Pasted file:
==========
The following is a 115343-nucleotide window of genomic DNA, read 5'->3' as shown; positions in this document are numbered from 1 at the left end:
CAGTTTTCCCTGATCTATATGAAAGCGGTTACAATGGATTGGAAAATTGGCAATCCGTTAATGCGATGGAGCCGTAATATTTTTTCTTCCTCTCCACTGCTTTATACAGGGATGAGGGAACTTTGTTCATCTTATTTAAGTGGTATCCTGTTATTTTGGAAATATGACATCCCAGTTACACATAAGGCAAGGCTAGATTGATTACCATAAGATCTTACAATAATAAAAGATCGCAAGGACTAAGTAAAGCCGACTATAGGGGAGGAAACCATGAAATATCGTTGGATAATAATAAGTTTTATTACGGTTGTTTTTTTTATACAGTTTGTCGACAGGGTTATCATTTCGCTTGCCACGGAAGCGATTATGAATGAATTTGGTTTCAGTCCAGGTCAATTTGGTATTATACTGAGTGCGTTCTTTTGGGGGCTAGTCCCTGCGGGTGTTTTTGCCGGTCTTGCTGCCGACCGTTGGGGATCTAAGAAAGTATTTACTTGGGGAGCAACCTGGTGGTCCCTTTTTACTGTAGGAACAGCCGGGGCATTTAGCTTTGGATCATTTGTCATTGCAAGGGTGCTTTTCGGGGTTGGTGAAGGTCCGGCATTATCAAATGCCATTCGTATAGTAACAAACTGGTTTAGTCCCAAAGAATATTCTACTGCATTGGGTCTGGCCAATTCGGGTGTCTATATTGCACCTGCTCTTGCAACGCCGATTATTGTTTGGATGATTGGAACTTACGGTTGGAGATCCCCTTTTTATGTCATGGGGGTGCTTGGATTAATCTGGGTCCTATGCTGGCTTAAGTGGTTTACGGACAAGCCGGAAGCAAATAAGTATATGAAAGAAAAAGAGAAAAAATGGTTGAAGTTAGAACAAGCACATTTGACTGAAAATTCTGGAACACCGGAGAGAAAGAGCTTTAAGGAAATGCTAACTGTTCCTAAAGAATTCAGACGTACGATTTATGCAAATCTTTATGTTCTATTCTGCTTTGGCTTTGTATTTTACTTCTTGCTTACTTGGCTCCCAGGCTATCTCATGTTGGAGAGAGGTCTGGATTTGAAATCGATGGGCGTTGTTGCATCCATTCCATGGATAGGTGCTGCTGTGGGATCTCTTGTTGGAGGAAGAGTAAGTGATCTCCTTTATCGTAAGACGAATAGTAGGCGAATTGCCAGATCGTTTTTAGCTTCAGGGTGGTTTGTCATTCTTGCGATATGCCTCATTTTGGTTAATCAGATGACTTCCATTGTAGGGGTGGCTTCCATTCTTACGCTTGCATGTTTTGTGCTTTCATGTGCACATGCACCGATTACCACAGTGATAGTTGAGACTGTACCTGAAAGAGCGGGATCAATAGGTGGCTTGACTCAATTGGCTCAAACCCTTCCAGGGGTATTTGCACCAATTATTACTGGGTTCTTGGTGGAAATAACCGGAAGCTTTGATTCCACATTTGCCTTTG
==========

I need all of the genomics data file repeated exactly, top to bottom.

The following is a 115343-nucleotide window of genomic DNA, read 5'->3' as shown; positions in this document are numbered from 1 at the left end:
CAGTTTTCCCTGATCTATATGAAAGCGGTTACAATGGATTGGAAAATTGGCAATCCGTTAATGCGATGGAGCCGTAATATTTTTTCTTCCTCTCCACTGCTTTATACAGGGATGAGGGAACTTTGTTCATCTTATTTAAGTGGTATCCTGTTATTTTGGAAATATGACATCCCAGTTACACATAAGGCAAGGCTAGATTGATTACCATAAGATCTTACAATAATAAAAGATCGCAAGGACTAAGTAAAGCCGACTATAGGGGAGGAAACCATGAAATATCGTTGGATAATAATAAGTTTTATTACGGTTGTTTTTTTTATACAGTTTGTCGACAGGGTTATCATTTCGCTTGCCACGGAAGCGATTATGAATGAATTTGGTTTCAGTCCAGGTCAATTTGGTATTATACTGAGTGCGTTCTTTTGGGGGCTAGTCCCTGCGGGTGTTTTTGCCGGTCTTGCTGCCGACCGTTGGGGATCTAAGAAAGTATTTACTTGGGGAGCAACCTGGTGGTCCCTTTTTACTGTAGGAACAGCCGGGGCATTTAGCTTTGGATCATTTGTCATTGCAAGGGTGCTTTTCGGGGTTGGTGAAGGTCCGGCATTATCAAATGCCATTCGTATAGTAACAAACTGGTTTAGTCCCAAAGAATATTCTACTGCATTGGGTCTGGCCAATTCGGGTGTCTATATTGCACCTGCTCTTGCAACGCCGATTATTGTTTGGATGATTGGAACTTACGGTTGGAGATCCCCTTTTTATGTCATGGGGGTGCTTGGATTAATCTGGGTCCTATGCTGGCTTAAGTGGTTTACGGACAAGCCGGAAGCAAATAAGTATATGAAAGAAAAAGAGAAAAAATGGTTGAAGTTAGAACAAGCACATTTGACTGAAAATTCTGGAACACCGGAGAGAAAGAGCTTTAAGGAAATGCTAACTGTTCCTAAAGAATTCAGACGTACGATTTATGCAAATCTTTATGTTCTATTCTGCTTTGGCTTTGTATTTTACTTCTTGCTTACTTGGCTCCCAGGCTATCTCATGTTGGAGAGAGGTCTGGATTTGAAATCGATGGGCGTTGTTGCATCCATTCCATGGATAGGTGCTGCTGTGGGATCTCTTGTTGGAGGAAGAGTAAGTGATCTCCTTTATCGTAAGACGAATAGTAGGCGAATTGCCAGATCGTTTTTAGCTTCAGGGTGGTTTGTCATTCTTGCGATATGCCTCATTTTGGTTAATCAGATGACTTCCATTGTAGGGGTGGCTTCCATTCTTACGCTTGCATGTTTTGTGCTTTCATGTGCACATGCACCGATTACCACAGTGATAGTTGAGACTGTACCTGAAAGAGCGGGATCAATAGGTGGCTTGACTCAATTGGCTCAAACCCTTCCAGGGGTATTTGCACCAATTATTACTGGGTTCTTGGTGGAAATAACCGGAAGCTTTGATTCCACATTTGCCTTTG